Anybody that has ever struggled with weight will know that at the worst times you feel so far gone that there is no point in trying. What difference will one more take away make? The task ahead is just too large. There is a small amount of freedom in this, but mostly it’s deeply depressing. I think we are collectively at this point when it comes to climate change and pollution.
It’s hard to get excited about recycling when we know that the majority of waste will not be recycled. Even the plastic that does get recycled is usually unsuitable to be reused for its original purpose. There’s only so many fleece jackets the world needs. Since 1950, 6.3 billion tonnes of plastic have been produced. Just 9% has been recycled and 12% has been incinerated. That leaves 79% of all that plastic either in landfills or in our environment. Studies now suggest that 90% of seabirds contain plastic debris.
Here in Ireland we are currently recycling 70% of plastic bottles. This might sound positive but that means we are not recycling 30%. Plastic bags are far worse, with just over 6% estimated to be recycled worldwide. Let’s not even think about all the cling film and packaging that we are using.
The Ellen MacArthur Foundation has estimated that there could be more plastic than fish in our oceans by 2050. The vastness of our oceans is hard to comprehend, which might explain why we are not in a state of global panic over such a huge problem of our own creation.
To continue the analogy, the situation is now so bad that cutting out take-aways and going for walks isn’t going to cut it. If we are serious about leaving an habitable planet for future generations then we need to take action now.
Capitalism has been used to organise our society in some form for centuries. Alternative methods have been tried and have invariably failed. Much of our advancement as a race can be attributed to Capitalism. It hasn’t all been good though. Uncontrolled Capitalism has led to financial crashes, massive wealth inequality and runaway pollution.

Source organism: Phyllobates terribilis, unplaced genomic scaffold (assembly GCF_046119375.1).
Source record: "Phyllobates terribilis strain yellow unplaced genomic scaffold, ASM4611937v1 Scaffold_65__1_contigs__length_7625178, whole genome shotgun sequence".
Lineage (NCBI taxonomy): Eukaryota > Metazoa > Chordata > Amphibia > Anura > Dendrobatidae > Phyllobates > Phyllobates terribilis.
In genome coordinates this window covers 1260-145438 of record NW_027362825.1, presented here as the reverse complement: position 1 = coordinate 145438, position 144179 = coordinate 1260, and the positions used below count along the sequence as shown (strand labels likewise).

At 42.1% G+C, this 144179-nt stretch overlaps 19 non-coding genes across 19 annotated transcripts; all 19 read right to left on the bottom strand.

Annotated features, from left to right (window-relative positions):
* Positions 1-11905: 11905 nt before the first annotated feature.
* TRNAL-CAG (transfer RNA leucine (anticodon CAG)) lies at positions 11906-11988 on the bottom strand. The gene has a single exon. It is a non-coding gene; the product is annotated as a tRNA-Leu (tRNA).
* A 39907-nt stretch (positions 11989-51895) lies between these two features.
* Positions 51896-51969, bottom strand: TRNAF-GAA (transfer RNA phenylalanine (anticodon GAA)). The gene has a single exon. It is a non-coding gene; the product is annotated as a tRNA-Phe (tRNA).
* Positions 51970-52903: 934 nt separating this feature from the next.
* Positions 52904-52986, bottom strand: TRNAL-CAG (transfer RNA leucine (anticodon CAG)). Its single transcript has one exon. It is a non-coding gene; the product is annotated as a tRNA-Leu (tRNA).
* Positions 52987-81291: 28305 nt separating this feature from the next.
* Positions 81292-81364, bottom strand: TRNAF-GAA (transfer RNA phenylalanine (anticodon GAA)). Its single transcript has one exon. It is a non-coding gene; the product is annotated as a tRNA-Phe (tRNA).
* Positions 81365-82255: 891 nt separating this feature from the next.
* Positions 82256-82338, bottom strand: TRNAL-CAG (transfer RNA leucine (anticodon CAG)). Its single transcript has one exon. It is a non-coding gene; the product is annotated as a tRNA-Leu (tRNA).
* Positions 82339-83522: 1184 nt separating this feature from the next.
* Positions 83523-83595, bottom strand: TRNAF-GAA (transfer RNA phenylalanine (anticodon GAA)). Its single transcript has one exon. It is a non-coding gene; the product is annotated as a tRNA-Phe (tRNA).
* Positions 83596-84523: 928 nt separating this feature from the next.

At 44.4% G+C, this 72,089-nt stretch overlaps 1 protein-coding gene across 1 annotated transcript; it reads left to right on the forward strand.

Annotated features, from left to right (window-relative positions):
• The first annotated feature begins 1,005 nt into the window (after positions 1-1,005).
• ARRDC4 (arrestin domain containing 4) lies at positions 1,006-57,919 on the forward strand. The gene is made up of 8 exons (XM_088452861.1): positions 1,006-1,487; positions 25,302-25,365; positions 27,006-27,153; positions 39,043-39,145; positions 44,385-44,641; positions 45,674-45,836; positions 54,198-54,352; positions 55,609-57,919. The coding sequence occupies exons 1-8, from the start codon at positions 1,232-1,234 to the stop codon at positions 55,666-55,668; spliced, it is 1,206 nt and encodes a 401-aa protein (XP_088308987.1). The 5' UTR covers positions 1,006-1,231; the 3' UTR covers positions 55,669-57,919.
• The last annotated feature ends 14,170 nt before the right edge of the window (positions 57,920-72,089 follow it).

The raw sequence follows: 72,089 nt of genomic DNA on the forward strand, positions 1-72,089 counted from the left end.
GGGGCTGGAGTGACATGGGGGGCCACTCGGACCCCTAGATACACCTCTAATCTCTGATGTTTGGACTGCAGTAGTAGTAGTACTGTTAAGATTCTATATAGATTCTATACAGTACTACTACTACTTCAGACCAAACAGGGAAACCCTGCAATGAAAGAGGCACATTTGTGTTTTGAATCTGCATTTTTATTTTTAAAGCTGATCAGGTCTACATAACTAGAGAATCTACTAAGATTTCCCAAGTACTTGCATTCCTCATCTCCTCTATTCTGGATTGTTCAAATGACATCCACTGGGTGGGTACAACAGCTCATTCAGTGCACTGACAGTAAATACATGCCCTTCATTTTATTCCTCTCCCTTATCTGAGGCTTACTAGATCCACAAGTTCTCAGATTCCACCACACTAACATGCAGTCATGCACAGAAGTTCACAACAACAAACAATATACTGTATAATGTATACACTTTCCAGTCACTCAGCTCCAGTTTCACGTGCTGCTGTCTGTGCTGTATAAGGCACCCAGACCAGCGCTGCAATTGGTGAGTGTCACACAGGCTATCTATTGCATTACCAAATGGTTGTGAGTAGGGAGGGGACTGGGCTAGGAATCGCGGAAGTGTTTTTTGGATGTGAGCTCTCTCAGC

The reason we have regulation in so many areas is to curb these negatives. We are not doing nearly enough. Voting at election time is one way we influence the direction of our society. Most of us take this duty seriously. We are less conscious of the arguably more influential vote we have, the vote with our pockets. We can lament the destruction of our planet all we want, but as long as we are purchasing wasteful products they will be produced.
In times when the economy is booming but most of us are not, it’s hard to blame people for purchasing cheaper products. Convenience is also a huge factor. Wet wipes, plastic bags and single use plastics are convenient. Information campaigns will not change behaviours quickly enough. Government intervention is required.
Our Government doesn’t have to be very original. While I would counsel against following the U.K.’s lead on some of the larger decisions they have taken of late, their decision to ban single use plastics like straws, cotton swabs and stirrers by the end of the year is worthy of following. There is an argument for disability exemptions for straws and this should be facilitated in a controlled way.
Wet wipes are also on Theresa May’s radar. As a parent of a baby, I know how convenient and sometimes vital wet wipes are. Banning these could cause uproar but if capitalism has shown us anything, it is that a solution will be quickly found. Innovative products will emerge.
Bio-Degradable bags seem like a convenient solution. While some can be composted at home, when placed in your bin they end up in landfill. Some only degrade in industrial scale composting plants and cannot be recycled with ordinary plastic as they will contaminate the waste stream. They don’t compost at all in water and therefore cause the same problems regular plastic bags do in our oceans.
The confusion around bio degradable bags as well as the myriad of types that have sprung up is a good example of why we need to put controls on capitalism. Many people are concerned about pollution and the market comes up with a convenient solution. Profit is the driver here for the most part, not saving the planet. We should be wary of feel good solutions that are unproven.
Are we willing to bet the future of our planet on the hope of some future breakthrough that will solve the problem without us changing our behaviour?
The stakes are just too high. There is already evidence that micro plastics have entered the food chain and it is very possible that we are consuming food containing micro plastics. Incinerators are becoming more common. Our governments need to take real action now. The age of hyper convenience without regard for our environment needs to come to an end.
Image Credit HERE.
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